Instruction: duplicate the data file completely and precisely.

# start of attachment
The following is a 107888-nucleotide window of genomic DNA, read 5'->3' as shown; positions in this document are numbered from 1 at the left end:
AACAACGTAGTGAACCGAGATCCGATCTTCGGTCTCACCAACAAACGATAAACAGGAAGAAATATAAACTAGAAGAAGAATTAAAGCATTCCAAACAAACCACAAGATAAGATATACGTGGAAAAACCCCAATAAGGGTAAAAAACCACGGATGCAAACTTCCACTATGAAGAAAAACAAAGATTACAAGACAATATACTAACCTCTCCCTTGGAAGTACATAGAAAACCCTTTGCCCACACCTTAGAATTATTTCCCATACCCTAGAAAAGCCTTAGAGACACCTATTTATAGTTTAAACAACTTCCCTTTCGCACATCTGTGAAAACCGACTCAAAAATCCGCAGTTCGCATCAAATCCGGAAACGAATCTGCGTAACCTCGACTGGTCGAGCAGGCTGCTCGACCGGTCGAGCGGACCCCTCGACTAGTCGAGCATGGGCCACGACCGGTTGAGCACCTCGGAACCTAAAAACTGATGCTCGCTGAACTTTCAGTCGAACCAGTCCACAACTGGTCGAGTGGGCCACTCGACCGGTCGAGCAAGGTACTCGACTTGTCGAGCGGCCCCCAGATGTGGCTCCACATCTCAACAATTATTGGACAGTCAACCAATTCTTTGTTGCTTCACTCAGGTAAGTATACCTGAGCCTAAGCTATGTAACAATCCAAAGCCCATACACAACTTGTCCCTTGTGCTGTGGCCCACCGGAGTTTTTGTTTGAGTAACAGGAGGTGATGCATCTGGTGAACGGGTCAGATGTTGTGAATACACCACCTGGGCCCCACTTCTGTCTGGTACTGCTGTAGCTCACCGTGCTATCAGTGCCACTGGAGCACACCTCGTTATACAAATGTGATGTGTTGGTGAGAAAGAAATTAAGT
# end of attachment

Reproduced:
The following is a 107888-nucleotide window of genomic DNA, read 5'->3' as shown; positions in this document are numbered from 1 at the left end:
AACAACGTAGTGAACCGAGATCCGATCTTCGGTCTCACCAACAAACGATAAACAGGAAGAAATATAAACTAGAAGAAGAATTAAAGCATTCCAAACAAACCACAAGATAAGATATACGTGGAAAAACCCCAATAAGGGTAAAAAACCACGGATGCAAACTTCCACTATGAAGAAAAACAAAGATTACAAGACAATATACTAACCTCTCCCTTGGAAGTACATAGAAAACCCTTTGCCCACACCTTAGAATTATTTCCCATACCCTAGAAAAGCCTTAGAGACACCTATTTATAGTTTAAACAACTTCCCTTTCGCACATCTGTGAAAACCGACTCAAAAATCCGCAGTTCGCATCAAATCCGGAAACGAATCTGCGTAACCTCGACTGGTCGAGCAGGCTGCTCGACCGGTCGAGCGGACCCCTCGACTAGTCGAGCATGGGCCACGACCGGTTGAGCACCTCGGAACCTAAAAACTGATGCTCGCTGAACTTTCAGTCGAACCAGTCCACAACTGGTCGAGTGGGCCACTCGACCGGTCGAGCAAGGTACTCGACTTGTCGAGCGGCCCCCAGATGTGGCTCCACATCTCAACAATTATTGGACAGTCAACCAATTCTTTGTTGCTTCACTCAGGTAAGTATACCTGAGCCTAAGCTATGTAACAATCCAAAGCCCATACACAACTTGTCCCTTGTGCTGTGGCCCACCGGAGTTTTTGTTTGAGTAACAGGAGGTGATGCATCTGGTGAACGGGTCAGATGTTGTGAATACACCACCTGGGCCCCACTTCTGTCTGGTACTGCTGTAGCTCACCGTGCTATCAGTGCCACTGGAGCACACCTCGTTATACAAATGTGATGTGTTGGTGAGAAAGAAATTAAGT